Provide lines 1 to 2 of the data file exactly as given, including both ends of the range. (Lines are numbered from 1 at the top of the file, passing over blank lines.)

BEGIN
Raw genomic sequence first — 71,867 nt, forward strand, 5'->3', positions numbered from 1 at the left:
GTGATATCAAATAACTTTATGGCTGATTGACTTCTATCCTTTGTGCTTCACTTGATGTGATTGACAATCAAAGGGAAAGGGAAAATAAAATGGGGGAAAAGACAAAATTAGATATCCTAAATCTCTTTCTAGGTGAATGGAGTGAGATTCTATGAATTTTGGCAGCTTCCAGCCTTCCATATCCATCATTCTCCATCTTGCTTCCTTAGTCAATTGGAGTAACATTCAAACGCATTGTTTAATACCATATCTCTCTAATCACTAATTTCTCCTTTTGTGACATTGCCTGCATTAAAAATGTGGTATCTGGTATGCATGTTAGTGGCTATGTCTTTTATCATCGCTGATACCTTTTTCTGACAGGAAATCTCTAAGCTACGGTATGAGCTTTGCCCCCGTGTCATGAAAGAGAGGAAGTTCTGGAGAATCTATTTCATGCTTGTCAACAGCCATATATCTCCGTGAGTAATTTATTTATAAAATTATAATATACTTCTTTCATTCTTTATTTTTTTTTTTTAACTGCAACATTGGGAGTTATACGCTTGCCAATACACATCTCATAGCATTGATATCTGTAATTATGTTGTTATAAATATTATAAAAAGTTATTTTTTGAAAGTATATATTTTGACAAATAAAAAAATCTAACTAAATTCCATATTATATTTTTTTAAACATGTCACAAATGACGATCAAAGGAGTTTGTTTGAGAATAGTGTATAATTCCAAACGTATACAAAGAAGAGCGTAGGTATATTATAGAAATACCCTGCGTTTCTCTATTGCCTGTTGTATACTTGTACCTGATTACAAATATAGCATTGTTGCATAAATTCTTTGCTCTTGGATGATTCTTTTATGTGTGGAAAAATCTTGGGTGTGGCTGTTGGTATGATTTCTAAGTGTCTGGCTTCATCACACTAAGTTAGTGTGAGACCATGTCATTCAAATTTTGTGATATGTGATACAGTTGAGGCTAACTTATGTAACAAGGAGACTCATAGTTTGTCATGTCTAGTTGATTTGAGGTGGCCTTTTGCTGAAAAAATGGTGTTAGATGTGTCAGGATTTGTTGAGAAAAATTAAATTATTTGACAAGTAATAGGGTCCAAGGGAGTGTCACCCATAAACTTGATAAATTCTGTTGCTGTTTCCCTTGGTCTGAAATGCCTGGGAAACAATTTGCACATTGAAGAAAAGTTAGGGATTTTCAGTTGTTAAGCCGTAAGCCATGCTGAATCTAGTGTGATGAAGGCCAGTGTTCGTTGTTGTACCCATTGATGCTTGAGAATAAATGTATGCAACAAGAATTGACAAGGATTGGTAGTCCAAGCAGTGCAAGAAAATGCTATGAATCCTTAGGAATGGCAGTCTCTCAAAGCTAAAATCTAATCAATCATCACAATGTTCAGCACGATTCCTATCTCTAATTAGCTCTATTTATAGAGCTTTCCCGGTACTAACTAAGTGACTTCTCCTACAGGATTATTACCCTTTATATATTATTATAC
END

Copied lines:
Raw genomic sequence first — 71,867 nt, forward strand, 5'->3', positions numbered from 1 at the left:
GTGATATCAAATAACTTTATGGCTGATTGACTTCTATCCTTTGTGCTTCACTTGATGTGATTGACAATCAAAGGGAAAGGGAAAATAAAATGGGGGAAAAGACAAAATTAGATATCCTAAATCTCTTTCTAGGTGAATGGAGTGAGATTCTATGAATTTTGGCAGCTTCCAGCCTTCCATATCCATCATTCTCCATCTTGCTTCCTTAGTCAATTGGAGTAACATTCAAACGCATTGTTTAATACCATATCTCTCTAATCACTAATTTCTCCTTTTGTGACATTGCCTGCATTAAAAATGTGGTATCTGGTATGCATGTTAGTGGCTATGTCTTTTATCATCGCTGATACCTTTTTCTGACAGGAAATCTCTAAGCTACGGTATGAGCTTTGCCCCCGTGTCATGAAAGAGAGGAAGTTCTGGAGAATCTATTTCATGCTTGTCAACAGCCATATATCTCCGTGAGTAATTTATTTATAAAATTATAATATACTTCTTTCATTCTTTATTTTTTTTTTTTAACTGCAACATTGGGAGTTATACGCTTGCCAATACACATCTCATAGCATTGATATCTGTAATTATGTTGTTATAAATATTATAAAAAGTTATTTTTTGAAAGTATATATTTTGACAAATAAAAAAATCTAACTAAATTCCATATTATATTTTTTTAAACATGTCACAAATGACGATCAAAGGAGTTTGTTTGAGAATAGTGTATAATTCCAAACGTATACAAAGAAGAGCGTAGGTATATTATAGAAATACCCTGCGTTTCTCTATTGCCTGTTGTATACTTGTACCTGATTACAAATATAGCATTGTTGCATAAATTCTTTGCTCTTGGATGATTCTTTTATGTGTGGAAAAATCTTGGGTGTGGCTGTTGGTATGATTTCTAAGTGTCTGGCTTCATCACACTAAGTTAGTGTGAGACCATGTCATTCAAATTTTGTGATATGTGATACAGTTGAGGCTAACTTATGTAACAAGGAGACTCATAGTTTGTCATGTCTAGTTGATTTGAGGTGGCCTTTTGCTGAAAAAATGGTGTTAGATGTGTCAGGATTTGTTGAGAAAAATTAAATTATTTGACAAGTAATAGGGTCCAAGGGAGTGTCACCCATAAACTTGATAAATTCTGTTGCTGTTTCCCTTGGTCTGAAATGCCTGGGAAACAATTTGCACATTGAAGAAAAGTTAGGGATTTTCAGTTGTTAAGCCGTAAGCCATGCTGAATCTAGTGTGATGAAGGCCAGTGTTCGTTGTTGTACCCATTGATGCTTGAGAATAAATGTATGCAACAAGAATTGACAAGGATTGGTAGTCCAAGCAGTGCAAGAAAATGCTATGAATCCTTAGGAATGGCAGTCTCTCAAAGCTAAAATCTAATCAATCATCACAATGTTCAGCACGATTCCTATCTCTAATTAGCTCTATTTATAGAGCTTTCCCGGTACTAACTAAGTGACTTCTCCTACAGGATTATTACCCTTTATATATTATTATAC